So, where might you begin in your thinking of Christology? Perhaps by making a list of several terms and looking them up in the Bible and Mrs. Eddy’s writings. A list might include: Christ, Son, Son of God, divine, human, incarnation, Logos, I Am, and Messiah. Write answers to the christological questions above. The writing always helps reveal where I need more clarity. The value is not only in clarifying these christological concepts for yourself, but enabling you to have a clearer and more confident understanding for sharing Christian Science with others. We would enjoy learning about conversations you have had with others on this topic and hope you will share them on the Circle of Faith Facebook page.

Click here to discuss this blog post and more in our Facebook group.

By Shirley Paulson

I love people, but I don't relish arguments or anger. Political and religious differences can heat up tempers and impatience, so it’s tempting to steer clear of people with different views, just to avoid a possible flare-up. But I want to share what I’ve been learning lately about the value of differences.

First, a professor mentioned to me several years ago that there are other religious traditions to take account of, because you don’t know your own religion if you don't. I challenged that idea at first, because I had learned Christian Science through Christian Science teachers, Christian Science periodicals, and close friends that I trust, plus my own study, prayer, and healing practice.

But my recent work in ecumenical dialogue has made me realize that learning only through like-minded people inclines toward insularity and self-justification. It cuts me off from others, because I become less familiar with their insights, experiences, and the beauty of their own discoveries. So I have been happy to discover how discussions with others about atonement, baptism, and ecclesiology, etc. have helped me think more deeply about the Christian Science perspective on these subjects. 

Another scholar hit home even more poignantly. Jaime Clark-Soles (Engaging the Word, 22 — find it here on reminds us that the effort to resolve and eliminate differences between people in the 20th century resulted in violent wars, defending “the one right way of doing things”. It led to coercion, domination, cruelty, and abuse; and it promoted the belief in the “One True Culture.” Striving for ‘the one right way of doing things’ is a far cry from the Christian Science concept of one true Mind, Spirit, God.

Clearly, eliminating differences is not the objective of Christian Science practice! We rebel when others attempt to force us into their ‘one true culture.’ So, how do we genuinely welcome differences in Christian dialogue?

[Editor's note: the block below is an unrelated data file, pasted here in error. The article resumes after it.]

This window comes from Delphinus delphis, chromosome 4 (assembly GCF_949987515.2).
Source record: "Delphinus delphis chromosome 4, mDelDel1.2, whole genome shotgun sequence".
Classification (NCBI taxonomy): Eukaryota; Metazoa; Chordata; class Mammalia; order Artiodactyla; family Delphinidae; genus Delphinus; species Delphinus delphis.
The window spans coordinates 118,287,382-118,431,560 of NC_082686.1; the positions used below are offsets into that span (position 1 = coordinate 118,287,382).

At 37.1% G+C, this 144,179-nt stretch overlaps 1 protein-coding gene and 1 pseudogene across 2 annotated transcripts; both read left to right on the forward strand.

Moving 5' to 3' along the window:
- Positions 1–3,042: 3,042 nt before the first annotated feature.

A third scholar taught me a good three-step rule for finding value in differences: 

First, start the conversation by finding the thing you have in common and celebrating it. That may be difficult, but it’s the only way to find the benefit of the differences properly.

Second, pay attention to the meaning of the different point of view. Learning how others describe meaningful ideas in their own language creates the bridges for genuine mutual understanding.

 And then third, you’re ready to see how the differences enhance the things you found in common.

One of the clearest examples of that rule I’ve experienced is the time we were working with some leaders of the National Council of Churches. They had been very kind and acknowledging a lot of good things we share in common. First we identified our mutual love of Christ and the importance of Jesus in our lives. As we got further into our months-long conversation, they wanted to know more about our understanding of atonement - which was very different from anything they were familiar with. And because of the friendship, sincerity, and mutual love of Christ we had already celebrated, I was asked to launch into an extensive explanation of the differences between mainstream Christian views of atonement and Mary Baker Eddy’s understanding of it.(see Science and Health, p. 22:30) Then, they were able to ask good questions, which helped me understand their views of atonement. I began to see better how their understanding of Jesus’ self-sacrifice inspired them to understand the transforming power of Christ. We agreed the dialogue helped all of us understand each other as well as our own views of atonement better.

I remember that experience when I’m tempted to avoid potential disagreements over religion (and even politics). Do you have any more stories or ideas about how to get over the fear of differences? Please tell us about them in our Facebook group.